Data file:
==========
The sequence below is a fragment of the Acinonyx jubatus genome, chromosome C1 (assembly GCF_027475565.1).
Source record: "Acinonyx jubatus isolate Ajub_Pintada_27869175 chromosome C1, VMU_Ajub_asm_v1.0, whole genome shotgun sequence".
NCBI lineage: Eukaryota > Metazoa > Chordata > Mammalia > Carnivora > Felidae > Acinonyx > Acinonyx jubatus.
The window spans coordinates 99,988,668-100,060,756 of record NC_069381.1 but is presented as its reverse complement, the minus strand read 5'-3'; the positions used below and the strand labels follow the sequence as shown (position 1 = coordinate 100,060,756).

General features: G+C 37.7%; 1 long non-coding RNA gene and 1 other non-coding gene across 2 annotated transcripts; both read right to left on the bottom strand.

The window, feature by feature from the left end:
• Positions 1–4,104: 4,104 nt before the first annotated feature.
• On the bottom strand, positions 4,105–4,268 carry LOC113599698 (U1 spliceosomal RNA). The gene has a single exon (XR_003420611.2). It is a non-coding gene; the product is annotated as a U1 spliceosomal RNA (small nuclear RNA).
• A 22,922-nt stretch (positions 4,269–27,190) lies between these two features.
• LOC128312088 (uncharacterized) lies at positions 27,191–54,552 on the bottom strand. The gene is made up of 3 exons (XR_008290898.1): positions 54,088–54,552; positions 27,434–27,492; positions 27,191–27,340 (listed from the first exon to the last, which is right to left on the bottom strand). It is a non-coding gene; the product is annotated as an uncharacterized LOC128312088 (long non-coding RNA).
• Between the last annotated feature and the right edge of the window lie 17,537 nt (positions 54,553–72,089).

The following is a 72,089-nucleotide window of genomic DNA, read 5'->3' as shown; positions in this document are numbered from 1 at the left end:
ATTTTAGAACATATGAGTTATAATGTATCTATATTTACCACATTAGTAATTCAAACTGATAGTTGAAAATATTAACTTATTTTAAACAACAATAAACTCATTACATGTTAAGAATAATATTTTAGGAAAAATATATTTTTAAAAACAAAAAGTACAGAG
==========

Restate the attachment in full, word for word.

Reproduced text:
The sequence below is a fragment of the Acinonyx jubatus genome, chromosome C1 (assembly GCF_027475565.1).
Source record: "Acinonyx jubatus isolate Ajub_Pintada_27869175 chromosome C1, VMU_Ajub_asm_v1.0, whole genome shotgun sequence".
NCBI lineage: Eukaryota > Metazoa > Chordata > Mammalia > Carnivora > Felidae > Acinonyx > Acinonyx jubatus.
The window spans coordinates 99,988,668-100,060,756 of record NC_069381.1 but is presented as its reverse complement, the minus strand read 5'-3'; the positions used below and the strand labels follow the sequence as shown (position 1 = coordinate 100,060,756).

General features: G+C 37.7%; 1 long non-coding RNA gene and 1 other non-coding gene across 2 annotated transcripts; both read right to left on the bottom strand.

The window, feature by feature from the left end:
• Positions 1–4,104: 4,104 nt before the first annotated feature.
• On the bottom strand, positions 4,105–4,268 carry LOC113599698 (U1 spliceosomal RNA). The gene has a single exon (XR_003420611.2). It is a non-coding gene; the product is annotated as a U1 spliceosomal RNA (small nuclear RNA).
• A 22,922-nt stretch (positions 4,269–27,190) lies between these two features.
• LOC128312088 (uncharacterized) lies at positions 27,191–54,552 on the bottom strand. The gene is made up of 3 exons (XR_008290898.1): positions 54,088–54,552; positions 27,434–27,492; positions 27,191–27,340 (listed from the first exon to the last, which is right to left on the bottom strand). It is a non-coding gene; the product is annotated as an uncharacterized LOC128312088 (long non-coding RNA).
• Between the last annotated feature and the right edge of the window lie 17,537 nt (positions 54,553–72,089).

The following is a 72,089-nucleotide window of genomic DNA, read 5'->3' as shown; positions in this document are numbered from 1 at the left end:
ATTTTAGAACATATGAGTTATAATGTATCTATATTTACCACATTAGTAATTCAAACTGATAGTTGAAAATATTAACTTATTTTAAACAACAATAAACTCATTACATGTTAAGAATAATATTTTAGGAAAAATATATTTTTAAAAACAAAAAGTACAGAG